It will guarantee that victims receive certain rights in a number of important ways including: 

  • informing victims and their families about their rights and the services available to them,
  • giving them the right to receive notification of proceedings and major developments in a criminal case,
  • protecting their safety by notifying them in a timely manner regarding changes to the offender’s custodial status,
  • allowing victims and their families to exercise their right to be present – and heard – at court proceedings,
  • providing input to the prosecutor before a plea agreement is finalized; and
  • establishing the right to restitution from the convicted.

“The time is right for North Carolina lawmakers to support Marsy’s Law and give crime victims the emotional support, personal protection, and attention they deserve; which has impacted their privacy and safety. I would encourage our legislative partners to endorse and adopt this most important legislation to further protect our citizens.  Becoming an advocate for victims is simply the right thing to do,” said Watauga County Sheriff Len Hagaman.

For a current list of Marsy’s Law NC current endorsements: 

Watch the Marsy’s Law NC video:

About Marsy’s Law NC

Marsy’s Law for North Carolina seeks to amend the state constitution to provide an equal level of constitutional protection to victims of crime that is already afforded to the accused and convicted.  Marsy’s Law is supported across the political spectrum to ensure that victims have the same “co-equal” rights as the accused and convicted – nothing more; nothing less.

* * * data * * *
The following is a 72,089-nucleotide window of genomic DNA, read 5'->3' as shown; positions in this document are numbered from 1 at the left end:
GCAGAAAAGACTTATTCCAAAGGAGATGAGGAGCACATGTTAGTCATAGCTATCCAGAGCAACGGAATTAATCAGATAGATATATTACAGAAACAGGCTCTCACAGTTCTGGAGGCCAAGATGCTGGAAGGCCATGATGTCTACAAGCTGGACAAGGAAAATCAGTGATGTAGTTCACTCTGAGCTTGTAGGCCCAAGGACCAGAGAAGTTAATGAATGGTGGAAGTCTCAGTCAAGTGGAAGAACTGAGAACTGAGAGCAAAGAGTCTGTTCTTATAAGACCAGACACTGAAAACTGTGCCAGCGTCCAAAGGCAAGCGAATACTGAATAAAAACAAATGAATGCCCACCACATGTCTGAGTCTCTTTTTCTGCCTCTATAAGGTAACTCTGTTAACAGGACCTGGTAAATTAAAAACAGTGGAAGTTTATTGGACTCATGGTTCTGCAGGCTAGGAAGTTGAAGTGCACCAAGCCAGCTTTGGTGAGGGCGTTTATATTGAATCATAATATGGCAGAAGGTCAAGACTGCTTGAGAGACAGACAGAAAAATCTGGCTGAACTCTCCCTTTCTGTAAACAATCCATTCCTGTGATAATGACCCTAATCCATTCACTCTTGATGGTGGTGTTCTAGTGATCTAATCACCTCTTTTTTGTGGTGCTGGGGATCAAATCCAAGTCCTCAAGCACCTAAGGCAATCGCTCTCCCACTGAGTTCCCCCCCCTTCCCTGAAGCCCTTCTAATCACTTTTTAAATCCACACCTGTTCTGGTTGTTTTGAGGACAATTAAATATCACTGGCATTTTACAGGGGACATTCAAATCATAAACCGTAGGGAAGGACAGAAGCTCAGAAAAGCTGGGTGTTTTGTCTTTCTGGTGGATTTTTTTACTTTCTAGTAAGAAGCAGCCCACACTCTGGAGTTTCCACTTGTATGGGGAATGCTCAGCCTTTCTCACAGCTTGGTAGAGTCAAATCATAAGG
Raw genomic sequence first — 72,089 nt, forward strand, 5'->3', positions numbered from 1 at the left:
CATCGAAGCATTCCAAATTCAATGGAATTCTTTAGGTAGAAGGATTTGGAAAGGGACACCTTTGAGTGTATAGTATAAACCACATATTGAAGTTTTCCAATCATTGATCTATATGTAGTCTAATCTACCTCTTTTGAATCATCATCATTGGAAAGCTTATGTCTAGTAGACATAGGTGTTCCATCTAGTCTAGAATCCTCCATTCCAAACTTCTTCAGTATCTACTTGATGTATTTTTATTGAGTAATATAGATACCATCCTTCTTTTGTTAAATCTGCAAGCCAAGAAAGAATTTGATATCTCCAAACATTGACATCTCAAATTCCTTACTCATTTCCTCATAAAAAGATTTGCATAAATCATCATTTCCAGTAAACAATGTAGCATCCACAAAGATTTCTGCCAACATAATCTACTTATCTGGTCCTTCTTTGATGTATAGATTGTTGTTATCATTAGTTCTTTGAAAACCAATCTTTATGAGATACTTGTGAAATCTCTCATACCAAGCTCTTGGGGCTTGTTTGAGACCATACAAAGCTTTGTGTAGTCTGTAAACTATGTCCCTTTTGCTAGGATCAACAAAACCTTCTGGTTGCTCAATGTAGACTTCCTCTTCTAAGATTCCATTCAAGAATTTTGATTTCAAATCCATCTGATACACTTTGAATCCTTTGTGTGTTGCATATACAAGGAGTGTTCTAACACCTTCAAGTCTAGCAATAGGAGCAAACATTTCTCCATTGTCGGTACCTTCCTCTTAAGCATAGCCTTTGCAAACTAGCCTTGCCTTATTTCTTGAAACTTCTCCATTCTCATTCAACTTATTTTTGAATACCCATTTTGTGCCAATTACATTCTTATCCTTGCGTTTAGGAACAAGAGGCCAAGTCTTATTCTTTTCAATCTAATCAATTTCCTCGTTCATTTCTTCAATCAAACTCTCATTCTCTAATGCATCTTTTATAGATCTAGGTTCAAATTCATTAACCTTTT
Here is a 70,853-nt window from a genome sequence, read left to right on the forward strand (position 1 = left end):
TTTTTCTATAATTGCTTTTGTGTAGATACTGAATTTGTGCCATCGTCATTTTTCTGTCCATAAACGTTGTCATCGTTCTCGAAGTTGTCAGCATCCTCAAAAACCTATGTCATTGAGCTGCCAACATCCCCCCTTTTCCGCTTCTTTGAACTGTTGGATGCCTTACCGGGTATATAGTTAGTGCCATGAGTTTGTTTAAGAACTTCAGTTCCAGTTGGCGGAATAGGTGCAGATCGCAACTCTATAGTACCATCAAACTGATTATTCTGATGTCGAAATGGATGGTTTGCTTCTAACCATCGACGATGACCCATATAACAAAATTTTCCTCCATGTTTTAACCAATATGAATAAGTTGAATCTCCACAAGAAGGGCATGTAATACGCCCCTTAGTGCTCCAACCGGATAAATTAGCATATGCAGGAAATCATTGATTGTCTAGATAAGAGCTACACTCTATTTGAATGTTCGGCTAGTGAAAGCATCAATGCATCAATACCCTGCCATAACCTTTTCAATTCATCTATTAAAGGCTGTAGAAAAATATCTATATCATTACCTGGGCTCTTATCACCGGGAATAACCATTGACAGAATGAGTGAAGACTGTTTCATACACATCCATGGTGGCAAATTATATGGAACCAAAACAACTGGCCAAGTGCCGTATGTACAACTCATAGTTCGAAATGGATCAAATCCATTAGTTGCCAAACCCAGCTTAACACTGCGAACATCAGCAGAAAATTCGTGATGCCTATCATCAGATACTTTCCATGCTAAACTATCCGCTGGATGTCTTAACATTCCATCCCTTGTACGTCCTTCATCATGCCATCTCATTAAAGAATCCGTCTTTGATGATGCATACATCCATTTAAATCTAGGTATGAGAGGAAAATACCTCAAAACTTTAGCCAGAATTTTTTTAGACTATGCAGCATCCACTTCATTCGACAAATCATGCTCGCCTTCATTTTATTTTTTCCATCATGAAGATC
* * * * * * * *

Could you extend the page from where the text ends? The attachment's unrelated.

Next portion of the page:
While there are some victims’ rights protections currently in North Carolina’s constitution, they are not applied the same way from county to county and there is not currently broad, statewide, enforceable language equally outlined across the state.  The Marsy’s Law for NC campaign aims to give victims of crime a voice they do not have by law in the criminal justice process, and the safety and peace-of-mind to know their assailant has not been released without their knowledge. 

About Marsy’s Law

Marsy’s Law is named after Marsalee “Marsy” Nicholas of California who was stalked and killed by her ex-boyfriend in 1983. Only one week after her death, Marsy’s mother and brother, Henry T. Nicholas, walked into a grocery store where they were confronted by the accused murderer. The family, who had just come from a visit to Marsy’s grave, was unaware that the accused had been released on bail.  In an effort to honor his sister, Dr. Nicholas, co-founder of Broadcom Corporation, has made it his mission to give victims and their families constitutional protections and equal rights. He formed Marsy’s Law for All in 2009, providing expertise and resources to victims’ rights organizations nationwide.   

Since California’s passage of the Victims’ Bill of Rights Act of 2008, Marsy’s Law legislation has also succeeded North Dakota, South Dakota, Illinois, and Ohio. 

For more information on the Marsy’s Law initiative, please visit, and follow on Facebook and Twitter.